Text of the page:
Children often impress us with their creativity, their quickness to learn, and the precocious things that they say. You may even begin to wonder if your child is gifted.
In her book Raising Gifted Kids, psychologist Barbara Klein writes that there is “no agreed-upon definition of the qualities of intellect and personality necessary to categorise a child as gifted.” However, IQ tests are commonly used as a measure of giftedness, and the two most well-known IQ tests are the Stanford-Binet Intelligence Test and the Wechsler Intelligence Scale for Children. According to Singapore’s Ministry of Education (MOE), both of these tests have “established evidence of validity and utility for the gifted population.”
If you wish to have your child privately assessed, the MOE recommends that you engage a locally registered psychologist to do so. In the meantime, you can observe your child closely for signs of giftedness.
Some examples of “giftedness” that Klein cites in her book include:
- A nine month old who can name the flowers in his garden.
- A 20 month old who can name and categorise cars by manufacturer.
- A three year old who is trying to understand the concept of black holes in outer space.
- A four year old who is able to explain the digestive system.
- Seven and eight year olds who are musically talented and able to play (and perform) highly advanced pieces.
Here are some other characteristics that you can look out for in a potentially gifted child:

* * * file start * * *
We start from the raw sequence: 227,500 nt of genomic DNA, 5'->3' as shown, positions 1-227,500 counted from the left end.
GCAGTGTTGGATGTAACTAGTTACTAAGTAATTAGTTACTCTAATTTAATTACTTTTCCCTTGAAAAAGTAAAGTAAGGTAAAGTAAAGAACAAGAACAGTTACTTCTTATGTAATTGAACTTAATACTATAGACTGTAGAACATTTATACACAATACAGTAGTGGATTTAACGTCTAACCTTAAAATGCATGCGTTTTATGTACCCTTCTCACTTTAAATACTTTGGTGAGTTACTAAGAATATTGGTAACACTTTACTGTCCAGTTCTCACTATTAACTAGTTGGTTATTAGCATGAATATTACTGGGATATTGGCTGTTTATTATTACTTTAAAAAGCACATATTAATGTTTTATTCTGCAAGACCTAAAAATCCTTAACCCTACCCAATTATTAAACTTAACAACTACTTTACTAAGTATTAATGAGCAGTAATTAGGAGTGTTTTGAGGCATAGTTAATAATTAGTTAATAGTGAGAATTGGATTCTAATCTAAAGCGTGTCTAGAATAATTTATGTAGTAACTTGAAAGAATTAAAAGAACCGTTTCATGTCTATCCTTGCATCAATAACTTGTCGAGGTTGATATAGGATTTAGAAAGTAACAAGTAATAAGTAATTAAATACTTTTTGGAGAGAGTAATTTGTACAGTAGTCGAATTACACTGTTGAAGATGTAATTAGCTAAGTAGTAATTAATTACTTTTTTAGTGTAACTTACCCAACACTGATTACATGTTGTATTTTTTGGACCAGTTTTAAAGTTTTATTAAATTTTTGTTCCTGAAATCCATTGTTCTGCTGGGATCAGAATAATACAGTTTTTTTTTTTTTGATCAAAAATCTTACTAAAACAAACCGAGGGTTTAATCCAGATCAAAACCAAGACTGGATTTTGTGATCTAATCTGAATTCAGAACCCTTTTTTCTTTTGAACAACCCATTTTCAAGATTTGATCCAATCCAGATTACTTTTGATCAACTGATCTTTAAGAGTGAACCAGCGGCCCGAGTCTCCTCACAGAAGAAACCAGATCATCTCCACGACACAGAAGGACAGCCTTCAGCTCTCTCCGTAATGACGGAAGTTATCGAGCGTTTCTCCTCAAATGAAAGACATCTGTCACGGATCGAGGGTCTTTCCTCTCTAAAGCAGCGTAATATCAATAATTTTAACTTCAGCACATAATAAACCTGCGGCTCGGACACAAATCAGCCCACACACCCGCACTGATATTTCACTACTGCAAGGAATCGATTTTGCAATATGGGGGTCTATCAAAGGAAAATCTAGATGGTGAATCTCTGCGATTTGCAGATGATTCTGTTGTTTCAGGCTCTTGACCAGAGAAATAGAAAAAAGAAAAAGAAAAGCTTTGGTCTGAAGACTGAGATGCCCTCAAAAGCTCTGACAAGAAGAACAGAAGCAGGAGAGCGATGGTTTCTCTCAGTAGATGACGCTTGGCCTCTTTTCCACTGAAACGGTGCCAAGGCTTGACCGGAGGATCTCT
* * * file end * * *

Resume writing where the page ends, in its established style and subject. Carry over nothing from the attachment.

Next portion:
- Starting to talk earlier than a typical baby, and being able to engage in adult-level conversations at a young age. This is usually the first clue that a child is gifted.
- Being able to concentrate on an object or a task for a long period.
- Displaying persistence in trying to understand and master a task — gifted children can be unusually highly motivated, as well as driven to perfectionism.
- Intense emotional reactions in daily life, such as mood swings, empathy for others, or strong feelings of fear and guilt about making mistakes.
- Overactive imagination about negative outcomes — a gifted child may be prone to overthinking, and therefore susceptible to anxiety in many daily life situations.
- Being able to reflect on a situation, to try and understand what is happening.
- Having difficulty with learning when a task does not come easily to them.
- Having problems socialising — gifted children often feel like outsiders when in group situations.
- Acting older than their chronological age, or preferring the company of older children and adults.